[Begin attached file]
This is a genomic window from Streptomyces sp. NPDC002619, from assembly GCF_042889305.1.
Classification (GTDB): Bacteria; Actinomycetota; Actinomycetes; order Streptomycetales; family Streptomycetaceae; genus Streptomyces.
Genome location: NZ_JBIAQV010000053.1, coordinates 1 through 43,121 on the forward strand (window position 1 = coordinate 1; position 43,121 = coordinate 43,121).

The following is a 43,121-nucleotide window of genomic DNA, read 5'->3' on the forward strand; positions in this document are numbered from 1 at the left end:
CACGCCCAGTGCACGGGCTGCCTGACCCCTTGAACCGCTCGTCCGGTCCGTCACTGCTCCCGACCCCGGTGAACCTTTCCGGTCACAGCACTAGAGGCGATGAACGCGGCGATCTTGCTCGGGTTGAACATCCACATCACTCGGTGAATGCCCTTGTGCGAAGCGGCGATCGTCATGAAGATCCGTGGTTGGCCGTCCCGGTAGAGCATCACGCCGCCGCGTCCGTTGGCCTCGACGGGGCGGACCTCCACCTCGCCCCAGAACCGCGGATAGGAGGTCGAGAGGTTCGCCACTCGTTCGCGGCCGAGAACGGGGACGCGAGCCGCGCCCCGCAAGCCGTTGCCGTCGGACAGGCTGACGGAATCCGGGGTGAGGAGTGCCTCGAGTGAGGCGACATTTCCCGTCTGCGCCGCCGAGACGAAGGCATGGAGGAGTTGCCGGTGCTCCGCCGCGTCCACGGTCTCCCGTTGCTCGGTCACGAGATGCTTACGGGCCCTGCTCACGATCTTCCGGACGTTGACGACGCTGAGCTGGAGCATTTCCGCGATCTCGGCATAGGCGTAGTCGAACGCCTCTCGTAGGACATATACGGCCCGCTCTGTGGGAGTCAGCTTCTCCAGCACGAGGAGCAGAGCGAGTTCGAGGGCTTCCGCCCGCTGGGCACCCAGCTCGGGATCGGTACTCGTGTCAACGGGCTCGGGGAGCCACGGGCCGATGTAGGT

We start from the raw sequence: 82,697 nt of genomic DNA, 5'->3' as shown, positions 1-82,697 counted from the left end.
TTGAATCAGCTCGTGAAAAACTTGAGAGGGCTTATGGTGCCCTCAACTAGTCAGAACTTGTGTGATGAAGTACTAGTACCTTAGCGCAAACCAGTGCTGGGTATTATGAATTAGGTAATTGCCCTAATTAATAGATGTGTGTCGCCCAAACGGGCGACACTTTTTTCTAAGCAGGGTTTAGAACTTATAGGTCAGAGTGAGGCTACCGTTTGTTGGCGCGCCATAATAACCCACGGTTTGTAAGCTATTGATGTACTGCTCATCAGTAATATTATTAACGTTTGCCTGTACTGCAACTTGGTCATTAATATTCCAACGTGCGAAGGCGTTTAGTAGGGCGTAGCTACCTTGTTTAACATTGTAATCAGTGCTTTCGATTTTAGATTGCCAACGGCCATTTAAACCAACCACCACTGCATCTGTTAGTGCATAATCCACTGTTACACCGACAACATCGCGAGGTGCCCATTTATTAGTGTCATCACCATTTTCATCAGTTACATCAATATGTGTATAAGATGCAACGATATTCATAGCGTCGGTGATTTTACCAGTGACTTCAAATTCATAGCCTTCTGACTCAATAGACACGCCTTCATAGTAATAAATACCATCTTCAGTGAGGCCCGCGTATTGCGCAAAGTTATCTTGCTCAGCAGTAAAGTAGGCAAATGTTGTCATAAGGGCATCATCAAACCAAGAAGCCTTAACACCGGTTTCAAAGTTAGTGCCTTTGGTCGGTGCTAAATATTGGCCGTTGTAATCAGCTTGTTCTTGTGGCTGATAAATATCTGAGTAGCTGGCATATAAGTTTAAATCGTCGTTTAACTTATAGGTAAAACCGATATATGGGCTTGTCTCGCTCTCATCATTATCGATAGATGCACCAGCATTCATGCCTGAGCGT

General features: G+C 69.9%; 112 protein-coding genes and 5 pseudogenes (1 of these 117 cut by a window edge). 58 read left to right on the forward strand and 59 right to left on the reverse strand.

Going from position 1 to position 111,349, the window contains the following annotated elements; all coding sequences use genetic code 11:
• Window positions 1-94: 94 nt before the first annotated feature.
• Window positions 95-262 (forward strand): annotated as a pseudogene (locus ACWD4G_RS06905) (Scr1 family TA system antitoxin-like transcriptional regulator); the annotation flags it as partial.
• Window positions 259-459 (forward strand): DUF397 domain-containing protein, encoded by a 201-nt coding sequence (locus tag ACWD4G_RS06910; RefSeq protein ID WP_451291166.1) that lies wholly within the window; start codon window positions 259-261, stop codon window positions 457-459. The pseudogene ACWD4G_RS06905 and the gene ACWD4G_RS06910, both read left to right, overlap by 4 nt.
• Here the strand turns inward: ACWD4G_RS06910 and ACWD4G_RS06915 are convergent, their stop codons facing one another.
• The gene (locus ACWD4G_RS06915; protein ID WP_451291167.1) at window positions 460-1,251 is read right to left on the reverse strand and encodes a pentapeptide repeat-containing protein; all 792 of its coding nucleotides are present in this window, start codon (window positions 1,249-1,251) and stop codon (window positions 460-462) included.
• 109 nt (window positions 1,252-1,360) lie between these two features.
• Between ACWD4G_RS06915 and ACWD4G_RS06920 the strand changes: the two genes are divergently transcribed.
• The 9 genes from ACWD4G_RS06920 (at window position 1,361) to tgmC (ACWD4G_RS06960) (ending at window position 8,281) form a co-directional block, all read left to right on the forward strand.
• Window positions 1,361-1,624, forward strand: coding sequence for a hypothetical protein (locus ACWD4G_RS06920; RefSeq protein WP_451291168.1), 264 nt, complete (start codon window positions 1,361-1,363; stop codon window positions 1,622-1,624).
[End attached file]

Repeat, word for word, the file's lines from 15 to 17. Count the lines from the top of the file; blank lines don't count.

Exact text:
• 109 nt (window positions 1,252-1,360) lie between these two features.
• Between ACWD4G_RS06915 and ACWD4G_RS06920 the strand changes: the two genes are divergently transcribed.
• The 9 genes from ACWD4G_RS06920 (at window position 1,361) to tgmC (ACWD4G_RS06960) (ending at window position 8,281) form a co-directional block, all read left to right on the forward strand.